Nowadays, the panpipe is a mainstay of Andean and Indigenous music and is used in many different ways, such as in religious ceremonies and for entertainment.
The Andean pan flute comes in many different sizes, shapes, and tunings, so no two panpipes are exactly the same. If you are interested in learning more about the panpipe, you can check out some of the workshops that are available in the Andean towns of Peru such as Cusco. Not only will you find the unique sounds of Peruvian music, but some of the best panpipes for sale as well.
11. Coati Dung Coffee
Peru is home to a very special type of coffee called the Coati dung coffee. This special type of poop coffee is produced by harvesting the coffee beans from the poop of Coatis, after they have ingested raw coffee beans.
Poop coffee has become increasingly popular around the world, thanks to the extra flavor the poop of the animal provides (I can’t believe I just type that sentence).
In fact, Coati dung coffee is one of the most expensive types of coffee in the world. You can only find this type of coffee in Central America and South America, as Coatis are native to those regions. If you have a coffee lover back at home, then this unique Peruvian gift will certainly go a long way.
Note: When purchasing Coati poop coffee, go for a brand that does not mistreat the animals. Better yet, check out one of the coffee plantations yourself!
If there is one thing that will bring back the sweet memories of your Peru visit, it is the gorgeous landscapes of the Peruvian ruins, mountains, and historic streets. Imagine having a gorgeous painting of Machu Picchu sitting in your living room. Is there anything better than that?
Planning to visit Machu Picchu? Check out our Machu Picchu tips and learn from our mistakes!
There are plenty of galleries as well as street markets that sell incredible paintings made by local artists. It is an excellent way to support the local talent and get something unique for your trip.
13. Alpaca and Llama Dolls
Last but not least, if you want something small but aren’t a fan of the typical keychain or fridge magnet, then the alpaca and llama dolls are perfect for you. This is your chance to take those cute fluffy animals that roam the Andean mountains back home!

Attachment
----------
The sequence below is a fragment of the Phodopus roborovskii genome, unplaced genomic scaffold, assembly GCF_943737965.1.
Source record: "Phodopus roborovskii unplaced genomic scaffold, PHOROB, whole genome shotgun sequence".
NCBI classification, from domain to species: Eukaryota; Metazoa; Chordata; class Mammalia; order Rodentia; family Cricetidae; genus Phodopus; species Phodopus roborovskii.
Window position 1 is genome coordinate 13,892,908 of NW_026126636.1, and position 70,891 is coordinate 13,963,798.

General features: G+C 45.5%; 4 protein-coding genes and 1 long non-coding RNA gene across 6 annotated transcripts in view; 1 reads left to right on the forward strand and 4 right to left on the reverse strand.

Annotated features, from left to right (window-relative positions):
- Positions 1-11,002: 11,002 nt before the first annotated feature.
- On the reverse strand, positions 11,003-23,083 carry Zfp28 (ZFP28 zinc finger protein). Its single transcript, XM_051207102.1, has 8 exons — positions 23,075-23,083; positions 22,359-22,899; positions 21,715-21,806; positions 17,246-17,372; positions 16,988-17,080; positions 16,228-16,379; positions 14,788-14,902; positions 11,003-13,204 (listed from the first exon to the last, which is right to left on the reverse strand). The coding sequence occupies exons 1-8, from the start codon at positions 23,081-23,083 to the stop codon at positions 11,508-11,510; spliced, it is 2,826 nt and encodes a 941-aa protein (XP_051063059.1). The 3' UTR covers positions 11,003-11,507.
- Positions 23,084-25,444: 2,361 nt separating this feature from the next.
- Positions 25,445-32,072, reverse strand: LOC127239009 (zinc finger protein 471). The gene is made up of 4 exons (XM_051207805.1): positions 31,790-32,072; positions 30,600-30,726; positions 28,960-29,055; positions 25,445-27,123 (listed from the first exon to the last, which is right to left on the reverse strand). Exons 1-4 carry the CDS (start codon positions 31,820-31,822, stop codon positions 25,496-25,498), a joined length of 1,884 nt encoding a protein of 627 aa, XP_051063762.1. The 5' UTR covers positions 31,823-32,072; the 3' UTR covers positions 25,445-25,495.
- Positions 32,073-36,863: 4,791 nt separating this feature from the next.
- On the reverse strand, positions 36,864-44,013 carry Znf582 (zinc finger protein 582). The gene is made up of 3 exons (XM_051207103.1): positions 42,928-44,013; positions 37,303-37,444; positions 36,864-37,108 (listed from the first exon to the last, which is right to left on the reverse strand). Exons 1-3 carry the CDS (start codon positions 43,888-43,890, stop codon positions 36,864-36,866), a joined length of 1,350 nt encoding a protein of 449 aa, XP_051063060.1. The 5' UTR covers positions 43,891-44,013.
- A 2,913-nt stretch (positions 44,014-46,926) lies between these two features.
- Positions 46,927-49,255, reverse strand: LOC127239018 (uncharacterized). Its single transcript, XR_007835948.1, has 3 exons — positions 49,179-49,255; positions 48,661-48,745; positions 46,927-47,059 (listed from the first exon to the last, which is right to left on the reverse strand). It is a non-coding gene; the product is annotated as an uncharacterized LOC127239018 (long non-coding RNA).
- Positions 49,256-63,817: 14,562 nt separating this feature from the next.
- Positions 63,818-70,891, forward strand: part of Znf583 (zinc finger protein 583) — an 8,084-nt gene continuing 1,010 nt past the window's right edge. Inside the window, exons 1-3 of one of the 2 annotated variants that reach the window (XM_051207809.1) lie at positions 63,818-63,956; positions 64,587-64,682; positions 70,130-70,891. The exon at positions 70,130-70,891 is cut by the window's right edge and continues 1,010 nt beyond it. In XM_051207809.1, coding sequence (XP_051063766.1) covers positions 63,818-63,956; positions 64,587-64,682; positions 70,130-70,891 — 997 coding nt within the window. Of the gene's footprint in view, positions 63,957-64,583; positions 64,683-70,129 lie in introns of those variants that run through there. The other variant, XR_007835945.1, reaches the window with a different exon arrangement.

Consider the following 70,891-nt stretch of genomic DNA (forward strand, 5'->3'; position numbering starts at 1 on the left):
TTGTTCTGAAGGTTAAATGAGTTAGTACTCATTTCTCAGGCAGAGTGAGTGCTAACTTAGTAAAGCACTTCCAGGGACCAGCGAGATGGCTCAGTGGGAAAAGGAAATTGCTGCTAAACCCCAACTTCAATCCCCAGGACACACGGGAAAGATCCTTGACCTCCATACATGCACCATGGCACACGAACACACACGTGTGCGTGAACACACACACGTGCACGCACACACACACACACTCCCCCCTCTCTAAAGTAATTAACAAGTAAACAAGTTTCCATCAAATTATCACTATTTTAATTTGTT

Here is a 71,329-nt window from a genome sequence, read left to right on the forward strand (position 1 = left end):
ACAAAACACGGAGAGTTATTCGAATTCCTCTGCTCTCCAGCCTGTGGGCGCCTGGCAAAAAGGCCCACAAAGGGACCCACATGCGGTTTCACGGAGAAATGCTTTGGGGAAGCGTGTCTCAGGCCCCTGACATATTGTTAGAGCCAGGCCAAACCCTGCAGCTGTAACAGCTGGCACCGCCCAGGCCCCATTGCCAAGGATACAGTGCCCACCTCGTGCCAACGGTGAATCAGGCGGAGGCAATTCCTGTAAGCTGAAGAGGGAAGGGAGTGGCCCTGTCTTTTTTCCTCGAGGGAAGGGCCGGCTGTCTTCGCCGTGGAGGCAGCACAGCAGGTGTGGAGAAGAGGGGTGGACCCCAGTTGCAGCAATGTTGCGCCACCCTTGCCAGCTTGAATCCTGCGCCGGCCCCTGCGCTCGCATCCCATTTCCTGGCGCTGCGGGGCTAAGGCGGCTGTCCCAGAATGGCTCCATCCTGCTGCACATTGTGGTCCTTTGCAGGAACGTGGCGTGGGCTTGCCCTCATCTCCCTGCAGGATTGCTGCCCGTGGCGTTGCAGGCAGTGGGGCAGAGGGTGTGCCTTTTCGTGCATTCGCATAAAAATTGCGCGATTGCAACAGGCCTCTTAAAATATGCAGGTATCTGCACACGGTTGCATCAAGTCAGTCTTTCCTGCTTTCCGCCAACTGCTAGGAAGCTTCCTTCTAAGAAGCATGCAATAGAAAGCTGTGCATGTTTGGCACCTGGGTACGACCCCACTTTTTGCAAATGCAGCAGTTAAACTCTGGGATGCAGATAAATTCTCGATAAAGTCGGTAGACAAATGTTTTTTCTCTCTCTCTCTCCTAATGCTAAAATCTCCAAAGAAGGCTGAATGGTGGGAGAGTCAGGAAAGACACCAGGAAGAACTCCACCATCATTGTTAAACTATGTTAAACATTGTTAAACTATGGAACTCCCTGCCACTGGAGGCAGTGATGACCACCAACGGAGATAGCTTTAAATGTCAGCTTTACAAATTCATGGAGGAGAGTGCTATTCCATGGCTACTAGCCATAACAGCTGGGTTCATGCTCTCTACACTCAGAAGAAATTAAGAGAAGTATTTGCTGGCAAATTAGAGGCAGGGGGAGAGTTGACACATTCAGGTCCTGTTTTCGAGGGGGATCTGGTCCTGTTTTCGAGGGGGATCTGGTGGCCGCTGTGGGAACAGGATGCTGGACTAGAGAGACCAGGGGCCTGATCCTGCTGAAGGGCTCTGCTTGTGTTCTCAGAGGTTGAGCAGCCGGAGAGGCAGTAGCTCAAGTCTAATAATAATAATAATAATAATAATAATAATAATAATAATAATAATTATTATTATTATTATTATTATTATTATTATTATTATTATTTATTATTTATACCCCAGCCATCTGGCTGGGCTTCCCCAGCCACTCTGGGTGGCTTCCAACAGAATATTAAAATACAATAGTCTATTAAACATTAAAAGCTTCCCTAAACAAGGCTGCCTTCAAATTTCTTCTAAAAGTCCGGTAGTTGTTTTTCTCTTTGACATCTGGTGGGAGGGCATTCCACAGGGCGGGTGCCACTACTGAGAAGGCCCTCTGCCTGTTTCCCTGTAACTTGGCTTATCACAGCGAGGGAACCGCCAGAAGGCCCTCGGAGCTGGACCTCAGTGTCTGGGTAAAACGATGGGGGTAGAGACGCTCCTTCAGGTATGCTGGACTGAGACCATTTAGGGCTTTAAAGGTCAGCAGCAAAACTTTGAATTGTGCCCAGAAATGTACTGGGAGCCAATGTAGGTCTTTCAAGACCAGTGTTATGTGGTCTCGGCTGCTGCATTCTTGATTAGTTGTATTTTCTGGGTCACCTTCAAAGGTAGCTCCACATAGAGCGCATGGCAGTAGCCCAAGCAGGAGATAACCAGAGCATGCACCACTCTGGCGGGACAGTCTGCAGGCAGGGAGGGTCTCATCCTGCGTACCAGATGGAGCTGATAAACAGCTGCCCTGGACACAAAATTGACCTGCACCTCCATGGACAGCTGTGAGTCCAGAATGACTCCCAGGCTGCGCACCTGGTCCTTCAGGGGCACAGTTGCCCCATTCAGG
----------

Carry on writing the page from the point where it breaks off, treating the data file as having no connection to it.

The alpaca dolls come in different sizes and shapes. You can either have them as a cute key chain or in a small teddy bear size. The small teddy bear size ones are perfect for small children!
Tips For Buying Souvenirs From Peru
Because Peru is a fairly poor country, much of the local’s income comes from tourists whether through tours, accommodations or souvenirs. While there are many authentic Peruvian souvenirs out there, there are plenty that are “fake” or not what the vendor claims they are.
Here are some tips you can follow when shopping for souvenirs in Peru!
- If the price is too good to be true, it is probably too good to be true. You are not going to get baby alpaca scarves for 10 USD, it is just not going to happen.
- If you want to buy some premium alpaca merchandise, go to a reputable store. You will find plenty of shops in markets claiming to sell high quality alpaca items, but that is probably not exactly accurate. Top-tier alpaca products should only be bought at reputable shops.
- Don’t forget to haggle. Haggling is a must if you are shopping in the markets of Peru, especially if you are a foreigner. If you see an item without a price tag, the price is definitely negotiable.
- Did the vendor say it was handmade? Chances are, it is not. Handmade products are becoming increasingly hard to come by, especially affordable ones. That alpaca sweater you got for 35 soles is probably batch-made in a factory somewhere that isn’t Peru.
- Browse around before you buy anything. There are hundreds of stalls selling the same souvenirs across Peru. You might be tempted to buy as soon as you stumble upon some, but trust me, wait. You will often find better deals and quality later on. Cusco is THE BEST place in Peru for souvenirs as there are plenty of local markets. Lima is the second best place, but you should only buy from Miraflores Indian Market.
Peru Souvenirs FAQs
What Is The Best Thing To Buy From Peru?
Because Peru is home to the largest population of alpacas, authentic alpaca products are the best things to buy from Peru. However, just make sure you find a reputable dealer, especially if you intend on buying baby alpaca products.
Can You Bring Coca Leaves Home From Peru?
We highly suggest you not to take coca leaves home as souvenirs from Peru. Depending on where you are taking them, the legality of those coca leaves could be in a grey area.
Like this post? Don’t forget to save it on Pinterest!
That’s it – the best souvenirs from Peru you need to buy. We hope you have found something to gift your loved ones or to remember your trip.
Any comments? Leave them in the comments!
Disclaimer: Some of the links above are affiliate links. That means if you book or make a purchase through the links, we will earn a small commission at no extra cost to you! The money will help run this site! Thank you!